Eating a balanced vegan diet is important for good health
What is a balanced vegan diet?
A balanced vegan diet includes plenty of fruit and vegetables, wholegrain foods, pulses, nuts and seeds. You won’t be missing out on anything – in fact, much of what you already eat is probably vegan! With some simple swaps, you can enjoy a wide range of classic favourite dishes plus new and exciting ones! However, a vegan diet can still be unhealthy if it’s based on pies, biscuits and chips. If you follow some basic guidelines, with the occasional treat, you will soon reap the benefits.
What I need each day for good health
|5-8 portions of fruit and vegetables||fresh, frozen, steamed, cooked, blended in smoothies or dried. The natural compounds that give foods their bright colours are also what protects your health. So, add some colour to every meal!|
|3-4 servings of cereals and grains||brown rice, wholemeal bread, wholewheat pasta, oats and quinoa. Experiment with black rice and red quinoa for an added boost|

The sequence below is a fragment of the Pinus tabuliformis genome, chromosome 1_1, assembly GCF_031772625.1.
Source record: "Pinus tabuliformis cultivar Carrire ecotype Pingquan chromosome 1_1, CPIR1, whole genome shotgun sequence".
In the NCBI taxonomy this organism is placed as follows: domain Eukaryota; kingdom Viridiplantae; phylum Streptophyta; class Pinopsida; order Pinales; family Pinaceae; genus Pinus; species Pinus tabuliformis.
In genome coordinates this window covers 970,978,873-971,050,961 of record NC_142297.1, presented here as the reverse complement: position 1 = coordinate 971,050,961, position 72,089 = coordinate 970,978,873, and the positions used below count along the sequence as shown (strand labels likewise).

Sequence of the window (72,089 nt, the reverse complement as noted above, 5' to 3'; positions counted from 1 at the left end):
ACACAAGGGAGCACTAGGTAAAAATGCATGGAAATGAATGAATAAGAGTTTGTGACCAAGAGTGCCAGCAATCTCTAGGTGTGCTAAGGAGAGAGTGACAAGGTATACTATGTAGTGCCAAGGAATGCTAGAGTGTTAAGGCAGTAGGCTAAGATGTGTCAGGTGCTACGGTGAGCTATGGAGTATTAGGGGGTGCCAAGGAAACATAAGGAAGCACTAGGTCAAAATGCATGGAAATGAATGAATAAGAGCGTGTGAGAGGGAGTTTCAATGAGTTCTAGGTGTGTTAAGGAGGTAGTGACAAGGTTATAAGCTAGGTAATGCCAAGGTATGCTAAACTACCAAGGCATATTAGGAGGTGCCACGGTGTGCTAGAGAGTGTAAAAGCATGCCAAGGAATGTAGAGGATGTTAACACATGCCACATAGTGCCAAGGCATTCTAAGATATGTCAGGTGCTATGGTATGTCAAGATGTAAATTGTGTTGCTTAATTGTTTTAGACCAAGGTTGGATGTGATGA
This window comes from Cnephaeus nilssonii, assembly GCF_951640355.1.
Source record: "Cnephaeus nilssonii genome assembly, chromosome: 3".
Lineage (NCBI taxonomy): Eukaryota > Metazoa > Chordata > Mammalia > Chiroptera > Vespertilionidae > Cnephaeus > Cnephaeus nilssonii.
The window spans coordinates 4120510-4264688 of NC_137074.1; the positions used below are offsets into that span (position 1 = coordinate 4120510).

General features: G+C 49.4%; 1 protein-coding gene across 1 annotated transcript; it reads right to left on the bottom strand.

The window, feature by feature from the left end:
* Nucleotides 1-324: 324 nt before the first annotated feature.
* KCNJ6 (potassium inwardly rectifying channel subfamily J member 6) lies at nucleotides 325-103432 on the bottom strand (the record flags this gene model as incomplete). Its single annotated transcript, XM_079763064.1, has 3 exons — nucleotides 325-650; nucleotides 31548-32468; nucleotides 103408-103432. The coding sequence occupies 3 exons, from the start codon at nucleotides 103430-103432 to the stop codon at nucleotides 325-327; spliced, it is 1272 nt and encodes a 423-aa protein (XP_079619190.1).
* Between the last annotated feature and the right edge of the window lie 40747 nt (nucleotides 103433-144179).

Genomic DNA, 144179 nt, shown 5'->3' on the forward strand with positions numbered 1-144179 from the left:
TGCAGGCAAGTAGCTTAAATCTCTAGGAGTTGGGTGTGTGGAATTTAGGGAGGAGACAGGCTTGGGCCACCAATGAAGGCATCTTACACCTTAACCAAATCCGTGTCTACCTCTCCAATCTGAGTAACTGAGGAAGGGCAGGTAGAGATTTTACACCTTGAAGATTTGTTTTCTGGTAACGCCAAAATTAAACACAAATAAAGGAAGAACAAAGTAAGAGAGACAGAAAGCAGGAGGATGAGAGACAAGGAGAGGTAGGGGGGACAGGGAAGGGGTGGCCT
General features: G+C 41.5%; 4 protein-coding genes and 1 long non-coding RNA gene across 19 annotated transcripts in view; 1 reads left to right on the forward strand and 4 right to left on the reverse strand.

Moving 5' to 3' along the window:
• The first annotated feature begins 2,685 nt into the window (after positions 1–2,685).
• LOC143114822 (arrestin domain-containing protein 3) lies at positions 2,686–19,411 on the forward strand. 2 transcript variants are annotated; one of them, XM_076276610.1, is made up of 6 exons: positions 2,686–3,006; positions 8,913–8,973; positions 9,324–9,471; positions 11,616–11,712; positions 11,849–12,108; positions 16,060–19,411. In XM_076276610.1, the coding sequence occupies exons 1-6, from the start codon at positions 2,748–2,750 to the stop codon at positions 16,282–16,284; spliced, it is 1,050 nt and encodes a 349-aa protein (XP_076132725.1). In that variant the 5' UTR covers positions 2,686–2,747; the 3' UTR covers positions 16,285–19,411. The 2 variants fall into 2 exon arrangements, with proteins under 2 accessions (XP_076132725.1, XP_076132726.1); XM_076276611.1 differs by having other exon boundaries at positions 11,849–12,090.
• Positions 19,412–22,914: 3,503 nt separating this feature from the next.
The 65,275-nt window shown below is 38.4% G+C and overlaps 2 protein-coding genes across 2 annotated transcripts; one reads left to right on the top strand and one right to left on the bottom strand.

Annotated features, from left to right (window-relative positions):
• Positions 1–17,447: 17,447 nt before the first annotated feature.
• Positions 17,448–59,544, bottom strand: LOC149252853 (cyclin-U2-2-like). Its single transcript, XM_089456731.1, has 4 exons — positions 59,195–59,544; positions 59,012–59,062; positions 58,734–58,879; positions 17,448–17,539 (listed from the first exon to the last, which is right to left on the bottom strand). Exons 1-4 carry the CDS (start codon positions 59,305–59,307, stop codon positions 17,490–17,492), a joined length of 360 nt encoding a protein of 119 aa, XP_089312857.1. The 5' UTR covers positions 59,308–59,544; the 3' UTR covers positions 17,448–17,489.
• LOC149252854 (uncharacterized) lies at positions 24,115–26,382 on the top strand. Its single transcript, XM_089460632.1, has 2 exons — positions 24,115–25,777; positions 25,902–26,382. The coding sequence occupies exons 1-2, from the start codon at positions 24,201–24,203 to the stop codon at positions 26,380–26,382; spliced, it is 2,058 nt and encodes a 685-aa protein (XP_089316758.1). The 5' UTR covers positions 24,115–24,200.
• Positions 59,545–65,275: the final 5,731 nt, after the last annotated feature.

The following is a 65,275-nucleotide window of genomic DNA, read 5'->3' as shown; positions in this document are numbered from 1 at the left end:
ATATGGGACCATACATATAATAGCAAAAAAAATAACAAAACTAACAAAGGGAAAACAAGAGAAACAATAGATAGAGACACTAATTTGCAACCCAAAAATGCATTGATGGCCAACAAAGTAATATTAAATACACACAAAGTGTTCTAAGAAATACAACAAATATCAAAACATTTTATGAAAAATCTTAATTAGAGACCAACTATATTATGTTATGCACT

|2-3 servings of pulses||peas, beans, lentils, soya and products made from them (tofu, tempeh and edamame)|
|2 tablespoons or a small handful of nuts and seeds||raw, lightly roasted, blended into butters or chopped in nut roasts|
|Small amounts of vegetable oil||flaxseed, hemp seed or virgin olive oil used cold; rapeseed or soya oil for cooking|
|A daily dose of vitamins B12 and D (this applies to everyone regardless of diet)|
Plant-based meat alternatives
Processed plant-based meats are not considered healthy as they tend to contain higher levels of fat and salt than wholefoods. However, they are still better for you than meat in terms of cardiovascular disease and cancer risk and some plant-based meats have been found to have a beneficial effect on gut bacteria which can provide significant and wide-ranging health benefits. They are often tasty, easy to cook and can be helpful for people transitioning to a plant-based diet. If you do eat meat alternatives, limit them to just once or twice a week. They also tend to be more expensive than wholefoods, so having them only sparingly makes financial as well as nutritional sense!
What the experts say: